by Lisa Brown on 06/23/12 at 01:30 AM ET
He’s not the most quotable player, but Nail Yakupov is certainly, without a doubt, the top player at this year’s NHL Entry Draft. Right up until the moment the Edmonton Oilers’ GM Steve Tambellini stepped up to the podium the speculation remained. The Oilers need help on defence, but Yakupov seemed too good to pass up on. And it turns out he was.
“It’s great time of my life now” said a clearly relived Yakupov. He’s young, he reads what is being said and printed. Probably this is because he can’t help it and is curious himself, but likely also because his friends would tell him if he didn’t see it first. Either way, Yakupov had to know that there was uncertainty even if it just meant that the Oilers were traded down.
But relief washed over Yakupov’s face as his name was announced and a triumphant grin took its place as he stepped to the podium and put the Oilers jersey over his head. Yakupov may not realise it yet, but he has already set a new Oilers record; the third consecutive first overall pick. Hopefully the next records are a little bit more positive, and have more to do with the team winning rather than losing.
To the exceptionally large crowd of people, Yakupov gave his message; I’m happy to be staying in Canada, and I’m not going back to Russia any time soon. After all, he has Oilers’ development in just over a week.
Yakupov may not know as much about the Oilers as Taylor Hall professed to on his draft day, but Yakupov knows enough “They’re young but they play good. So I think it’s going to be a great team, and plus me, maybe, and they’ll be pretty good.”
But pretty good won’t be enough by all accounts in Edmonton. After basement finishes for more years than they care to count, the team needs to be much better. And if a playoff spot is still out of the question, they have to at least push for it. That also means that Yakupov, a player who likes to win, who likes to play for his team is going to have to deal with losses along the way, and for a first overall player that is going to be difficult. He can ask Taylor Hall and Ryan Nugent-Hopkins who know the sentiment well.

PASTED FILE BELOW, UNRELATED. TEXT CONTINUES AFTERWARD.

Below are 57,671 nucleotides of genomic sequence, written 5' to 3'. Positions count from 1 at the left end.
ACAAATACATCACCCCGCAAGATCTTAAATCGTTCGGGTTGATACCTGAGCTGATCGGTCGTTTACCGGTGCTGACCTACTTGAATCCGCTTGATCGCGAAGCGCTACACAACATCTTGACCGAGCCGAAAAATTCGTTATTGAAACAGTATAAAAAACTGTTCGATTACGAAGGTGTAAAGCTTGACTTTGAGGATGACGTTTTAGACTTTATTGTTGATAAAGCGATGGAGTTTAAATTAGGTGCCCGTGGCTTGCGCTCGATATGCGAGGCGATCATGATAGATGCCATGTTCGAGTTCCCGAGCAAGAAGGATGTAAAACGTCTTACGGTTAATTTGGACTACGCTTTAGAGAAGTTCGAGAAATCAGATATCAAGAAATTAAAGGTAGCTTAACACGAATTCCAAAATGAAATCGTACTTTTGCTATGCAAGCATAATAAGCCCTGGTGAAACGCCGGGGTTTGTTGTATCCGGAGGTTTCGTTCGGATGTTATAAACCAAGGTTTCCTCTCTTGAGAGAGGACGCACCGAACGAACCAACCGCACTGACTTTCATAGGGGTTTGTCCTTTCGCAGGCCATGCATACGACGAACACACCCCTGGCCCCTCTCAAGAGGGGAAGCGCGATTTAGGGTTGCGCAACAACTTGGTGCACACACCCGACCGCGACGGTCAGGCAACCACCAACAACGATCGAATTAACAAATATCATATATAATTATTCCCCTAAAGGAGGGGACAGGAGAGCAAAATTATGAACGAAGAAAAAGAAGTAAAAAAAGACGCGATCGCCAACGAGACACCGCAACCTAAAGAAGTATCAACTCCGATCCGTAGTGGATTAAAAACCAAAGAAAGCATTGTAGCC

For now Yakupov says he feels “No pressure, I’m excited. It’s great, I feel great now.” But of course the spotlight doesn’t disappear anytime soon. Once he arrives back in Edmonton there is not only the large team of media, but also the ravenous fans who will want to talk to him every time he buys something at the grocery store or goes to a movie. Yakupov will have to learn fast about life in the fish bowl.
But there are players that Yakupov can turn to for support though, especially the Oilers’ Russian goaltender Nikolai Khabibulin. And whether Khabibulin knows it or not, Yakupov may want a little help with learning English. Yakupov’s grasp of the English language is much improved since the World Juniors, but living with Alex Galchenyuk and then his own family, Yakupov has been sheltered from being forced to learn English at a rapid pace. After two years playing in the OHL, Yakupov should be much further along than he currently is.
Again, this is where living in Edmonton may help. Yakupov is going to face even more cameras, even more microphones and even more questions. But he can take it, he will flourish. In fact, he may even learn to love it with time. While he is his own man, his personality seems to be more of an Ovechkin than a Malkin.
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Lisa McRitchie is a fairly new writer, online at least, but makes up for inexperience with passion for the game of hockey and memories of Mrs. Leskiw’s English AP class; who knew they would pay off one day.
Oil Patch focuses on the Edmonton Oilers, the Edmonton Oil Kings, The Oklahoma City Barons and Team Canada Hockey with game coverage, news updates, speculation and interviews.
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